[00:20:02] Hala Taha: He was on my show. He's known as like the UK is number one D motivational speaker. He's like a satire type of a guy, but yeah. He talks about these engagement pods where a lot of big names on LinkedIn basically have an agreement to like, each other stuff to boost up the algorithm.

[00:20:17] Quentin “Q” Allums: Yeah, and they do. And I have my team. So my community, like I have a couple, one of them is a video innovators group. We don't allow any like sharing of links or anything like that. The group's purpose is to propel video innovators, compel video creators forward. And because of that, I get credibility.

[00:20:33] People are like, Hey yeah, Q started this group. Then I have my main misfits group, which is just influencers and creatives. And again, it's, we don't share any links or anything like that. I would say the only pot I have really is I've got like the small group of Milwaukee creators that I want to bring up.

[00:20:46] And that's basically just my team. There's a lot of pods.

[00:20:50] Hala Taha: Yeah. I think it's fair game to do anything like that. There are a lot of pods. I have a group on slack, which is a network of listeners. And they help boost your content. I feel like that's the [00:21:00] game nowadays.

[00:21:01] Quentin “Q” Allums: It is. I need something at least.

[00:21:04] Yeah. There's a lot. There's people on 20, which makes no sense to me. I would have no time for that, but whatever.

[00:21:09] Hala Taha: Nobody has invited me yet. What's up Q.

[00:21:14] Quentin “Q” Allums: I don't know.

[00:21:14] Hala Taha: I'm doing pretty good considering. Okay, so your sweet spot is video, obviously, but you're also in the podcast space. So tell us about how you got into that.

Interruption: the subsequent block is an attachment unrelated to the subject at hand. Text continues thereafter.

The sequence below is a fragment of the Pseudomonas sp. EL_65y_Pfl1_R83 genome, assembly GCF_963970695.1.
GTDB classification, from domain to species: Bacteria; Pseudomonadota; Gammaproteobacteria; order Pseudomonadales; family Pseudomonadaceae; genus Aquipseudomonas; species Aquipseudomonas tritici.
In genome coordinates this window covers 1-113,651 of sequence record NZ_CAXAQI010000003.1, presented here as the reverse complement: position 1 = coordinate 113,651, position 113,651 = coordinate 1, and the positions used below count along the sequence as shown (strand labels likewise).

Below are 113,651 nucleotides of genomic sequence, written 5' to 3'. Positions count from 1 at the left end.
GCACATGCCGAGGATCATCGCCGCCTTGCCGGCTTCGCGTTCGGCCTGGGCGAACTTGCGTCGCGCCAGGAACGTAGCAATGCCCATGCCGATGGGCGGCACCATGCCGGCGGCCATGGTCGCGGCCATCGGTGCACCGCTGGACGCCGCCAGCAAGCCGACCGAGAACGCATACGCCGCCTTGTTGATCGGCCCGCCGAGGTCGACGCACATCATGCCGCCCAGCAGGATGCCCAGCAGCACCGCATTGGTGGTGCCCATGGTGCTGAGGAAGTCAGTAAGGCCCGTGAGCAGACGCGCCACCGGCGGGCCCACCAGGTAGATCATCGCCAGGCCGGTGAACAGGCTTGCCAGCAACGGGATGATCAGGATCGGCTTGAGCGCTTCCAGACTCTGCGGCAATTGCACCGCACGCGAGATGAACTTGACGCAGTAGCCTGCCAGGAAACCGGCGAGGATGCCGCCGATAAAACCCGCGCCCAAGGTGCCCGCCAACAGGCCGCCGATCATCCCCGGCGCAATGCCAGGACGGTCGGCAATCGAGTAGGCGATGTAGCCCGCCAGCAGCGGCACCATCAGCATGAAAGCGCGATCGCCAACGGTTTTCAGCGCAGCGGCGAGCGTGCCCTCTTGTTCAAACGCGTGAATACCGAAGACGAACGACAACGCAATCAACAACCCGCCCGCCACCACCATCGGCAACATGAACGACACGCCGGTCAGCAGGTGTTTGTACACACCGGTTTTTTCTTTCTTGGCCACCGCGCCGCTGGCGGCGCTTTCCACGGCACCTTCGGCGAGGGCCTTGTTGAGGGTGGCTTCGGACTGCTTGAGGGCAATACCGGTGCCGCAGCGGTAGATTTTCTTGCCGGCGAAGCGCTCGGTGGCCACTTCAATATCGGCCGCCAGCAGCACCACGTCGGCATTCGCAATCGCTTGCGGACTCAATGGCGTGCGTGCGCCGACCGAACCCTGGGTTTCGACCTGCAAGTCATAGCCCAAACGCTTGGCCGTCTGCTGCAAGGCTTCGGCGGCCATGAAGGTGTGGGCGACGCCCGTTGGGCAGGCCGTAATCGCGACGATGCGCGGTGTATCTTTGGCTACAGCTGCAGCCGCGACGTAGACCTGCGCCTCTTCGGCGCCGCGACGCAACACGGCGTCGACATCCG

[00:21:22] Quentin “Q” Allums: I'm just like big. And there's just massive opportunity in that space. And honestly, like it was on a bunch of podcasts and I saw my friends talking to all these amazing guests and I'm like. Hey, do you guys want to start a podcast? And they said, yes. So we started one and now we actually do have a podcast studio that we're helping others launch their show.

[00:21:40] And we're allowing others to use their space, like DIY style as well. So we're super excited about it, but I just, I like the space in general and I listened to a lot of them.

[00:21:49] Hala Taha: Cool. Do you feel like it's been successful? How have you felt about the business model of a podcast?

[00:21:56] Quentin “Q” Allums: Just strictly podcast business model?

[00:21:59] I would say if [00:22:00] you're wanting it to be a business model, probably not going to be the best, but the way we've gone about it, it drives a lot of traffic and we get a lot of leads because of it. It's good lead gen tool. So I would say if you just want to make it a business, don't make that like your main source of income, but it definitely can generate money later on so long.

[00:22:17] Building that brand, but for us, it's been super helpful for the business.